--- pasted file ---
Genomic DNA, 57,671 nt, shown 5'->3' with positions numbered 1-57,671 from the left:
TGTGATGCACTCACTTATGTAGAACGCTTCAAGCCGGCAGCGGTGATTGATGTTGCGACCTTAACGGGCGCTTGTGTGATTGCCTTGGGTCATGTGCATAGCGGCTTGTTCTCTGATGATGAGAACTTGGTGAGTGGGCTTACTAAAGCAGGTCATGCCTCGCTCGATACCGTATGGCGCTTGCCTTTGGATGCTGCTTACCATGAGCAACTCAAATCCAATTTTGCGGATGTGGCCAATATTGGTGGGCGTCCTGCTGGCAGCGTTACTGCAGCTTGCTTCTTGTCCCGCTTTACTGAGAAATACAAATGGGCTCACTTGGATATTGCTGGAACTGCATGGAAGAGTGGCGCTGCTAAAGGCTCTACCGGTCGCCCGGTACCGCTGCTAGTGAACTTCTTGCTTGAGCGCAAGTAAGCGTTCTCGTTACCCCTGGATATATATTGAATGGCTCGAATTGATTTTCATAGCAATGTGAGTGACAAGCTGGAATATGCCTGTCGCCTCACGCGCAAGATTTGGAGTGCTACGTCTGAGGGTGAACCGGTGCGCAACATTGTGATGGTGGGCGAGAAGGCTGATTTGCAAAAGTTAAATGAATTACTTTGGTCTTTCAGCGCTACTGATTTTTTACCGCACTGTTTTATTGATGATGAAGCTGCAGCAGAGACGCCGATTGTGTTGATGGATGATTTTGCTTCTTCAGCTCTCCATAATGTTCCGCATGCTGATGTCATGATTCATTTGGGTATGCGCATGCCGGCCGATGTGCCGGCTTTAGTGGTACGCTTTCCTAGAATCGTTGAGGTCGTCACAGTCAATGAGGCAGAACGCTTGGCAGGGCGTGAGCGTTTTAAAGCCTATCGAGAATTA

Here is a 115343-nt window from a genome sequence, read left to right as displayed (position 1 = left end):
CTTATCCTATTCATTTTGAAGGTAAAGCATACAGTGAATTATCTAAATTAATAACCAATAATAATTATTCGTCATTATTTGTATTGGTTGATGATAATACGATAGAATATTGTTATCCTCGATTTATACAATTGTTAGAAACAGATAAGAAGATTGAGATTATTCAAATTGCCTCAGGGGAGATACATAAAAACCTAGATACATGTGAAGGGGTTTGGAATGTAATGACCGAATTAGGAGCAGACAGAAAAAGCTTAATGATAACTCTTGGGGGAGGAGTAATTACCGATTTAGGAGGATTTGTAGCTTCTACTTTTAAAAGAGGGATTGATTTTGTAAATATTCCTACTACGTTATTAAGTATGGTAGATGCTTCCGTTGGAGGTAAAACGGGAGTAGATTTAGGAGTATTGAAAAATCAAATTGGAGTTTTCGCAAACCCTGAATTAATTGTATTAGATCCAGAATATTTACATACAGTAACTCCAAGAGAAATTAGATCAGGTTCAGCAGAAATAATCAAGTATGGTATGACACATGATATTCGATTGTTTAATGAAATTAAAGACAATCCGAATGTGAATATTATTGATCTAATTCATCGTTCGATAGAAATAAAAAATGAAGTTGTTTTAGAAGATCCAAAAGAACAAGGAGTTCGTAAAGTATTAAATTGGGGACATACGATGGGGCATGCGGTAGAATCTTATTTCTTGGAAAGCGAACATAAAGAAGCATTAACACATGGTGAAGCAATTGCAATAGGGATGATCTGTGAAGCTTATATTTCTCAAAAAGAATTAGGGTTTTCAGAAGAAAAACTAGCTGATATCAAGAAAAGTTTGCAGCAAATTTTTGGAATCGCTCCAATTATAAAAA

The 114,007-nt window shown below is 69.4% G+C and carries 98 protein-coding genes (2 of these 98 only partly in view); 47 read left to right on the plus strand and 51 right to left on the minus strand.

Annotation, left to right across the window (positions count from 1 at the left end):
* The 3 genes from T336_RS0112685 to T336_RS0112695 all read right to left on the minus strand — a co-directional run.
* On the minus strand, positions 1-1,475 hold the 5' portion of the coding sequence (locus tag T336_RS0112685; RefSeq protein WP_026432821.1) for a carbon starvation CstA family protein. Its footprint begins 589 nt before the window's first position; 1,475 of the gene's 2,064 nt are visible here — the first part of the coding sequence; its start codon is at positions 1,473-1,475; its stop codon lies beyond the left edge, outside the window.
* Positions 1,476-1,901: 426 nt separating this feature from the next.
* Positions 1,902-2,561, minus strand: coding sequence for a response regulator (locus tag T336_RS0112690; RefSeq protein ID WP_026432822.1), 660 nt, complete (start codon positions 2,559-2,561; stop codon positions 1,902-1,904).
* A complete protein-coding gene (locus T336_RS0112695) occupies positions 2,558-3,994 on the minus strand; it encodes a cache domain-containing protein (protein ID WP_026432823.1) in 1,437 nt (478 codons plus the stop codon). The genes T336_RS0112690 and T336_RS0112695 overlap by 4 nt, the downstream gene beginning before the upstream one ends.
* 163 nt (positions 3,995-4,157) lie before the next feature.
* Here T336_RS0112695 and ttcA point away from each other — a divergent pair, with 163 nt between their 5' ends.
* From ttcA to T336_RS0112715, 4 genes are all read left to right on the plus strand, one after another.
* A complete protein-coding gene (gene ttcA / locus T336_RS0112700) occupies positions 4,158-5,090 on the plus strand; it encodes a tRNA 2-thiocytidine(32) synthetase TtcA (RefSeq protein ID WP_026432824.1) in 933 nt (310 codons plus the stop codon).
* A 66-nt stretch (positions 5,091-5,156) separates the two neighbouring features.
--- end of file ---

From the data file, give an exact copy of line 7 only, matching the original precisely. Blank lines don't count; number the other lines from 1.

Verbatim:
* The 3 genes from T336_RS0112685 to T336_RS0112695 all read right to left on the minus strand — a co-directional run.